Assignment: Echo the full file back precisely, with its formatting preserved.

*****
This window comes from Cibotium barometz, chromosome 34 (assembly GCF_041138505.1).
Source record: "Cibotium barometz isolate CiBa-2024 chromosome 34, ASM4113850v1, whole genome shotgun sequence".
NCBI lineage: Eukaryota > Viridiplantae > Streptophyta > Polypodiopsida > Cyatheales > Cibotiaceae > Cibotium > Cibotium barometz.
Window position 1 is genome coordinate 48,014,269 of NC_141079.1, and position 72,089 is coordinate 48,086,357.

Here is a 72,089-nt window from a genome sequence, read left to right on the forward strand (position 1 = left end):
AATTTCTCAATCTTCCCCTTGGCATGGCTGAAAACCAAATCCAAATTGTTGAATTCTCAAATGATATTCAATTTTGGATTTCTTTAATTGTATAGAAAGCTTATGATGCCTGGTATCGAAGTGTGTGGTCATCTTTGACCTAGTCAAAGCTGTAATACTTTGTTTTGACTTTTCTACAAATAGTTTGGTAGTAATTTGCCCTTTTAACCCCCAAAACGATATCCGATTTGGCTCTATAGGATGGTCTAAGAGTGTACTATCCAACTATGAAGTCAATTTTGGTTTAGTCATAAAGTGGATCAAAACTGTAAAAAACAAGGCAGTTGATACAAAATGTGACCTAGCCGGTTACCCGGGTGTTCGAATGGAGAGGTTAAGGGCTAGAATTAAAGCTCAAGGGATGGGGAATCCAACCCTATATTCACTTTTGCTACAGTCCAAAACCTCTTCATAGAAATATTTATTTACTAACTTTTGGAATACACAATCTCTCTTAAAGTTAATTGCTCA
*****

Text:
This window comes from Cibotium barometz, chromosome 34 (assembly GCF_041138505.1).
Source record: "Cibotium barometz isolate CiBa-2024 chromosome 34, ASM4113850v1, whole genome shotgun sequence".
NCBI lineage: Eukaryota > Viridiplantae > Streptophyta > Polypodiopsida > Cyatheales > Cibotiaceae > Cibotium > Cibotium barometz.
Window position 1 is genome coordinate 48,014,269 of NC_141079.1, and position 72,089 is coordinate 48,086,357.

Here is a 72,089-nt window from a genome sequence, read left to right on the forward strand (position 1 = left end):
AATTTCTCAATCTTCCCCTTGGCATGGCTGAAAACCAAATCCAAATTGTTGAATTCTCAAATGATATTCAATTTTGGATTTCTTTAATTGTATAGAAAGCTTATGATGCCTGGTATCGAAGTGTGTGGTCATCTTTGACCTAGTCAAAGCTGTAATACTTTGTTTTGACTTTTCTACAAATAGTTTGGTAGTAATTTGCCCTTTTAACCCCCAAAACGATATCCGATTTGGCTCTATAGGATGGTCTAAGAGTGTACTATCCAACTATGAAGTCAATTTTGGTTTAGTCATAAAGTGGATCAAAACTGTAAAAAACAAGGCAGTTGATACAAAATGTGACCTAGCCGGTTACCCGGGTGTTCGAATGGAGAGGTTAAGGGCTAGAATTAAAGCTCAAGGGATGGGGAATCCAACCCTATATTCACTTTTGCTACAGTCCAAAACCTCTTCATAGAAATATTTATTTACTAACTTTTGGAATACACAATCTCTCTTAAAGTTAATTGCTCA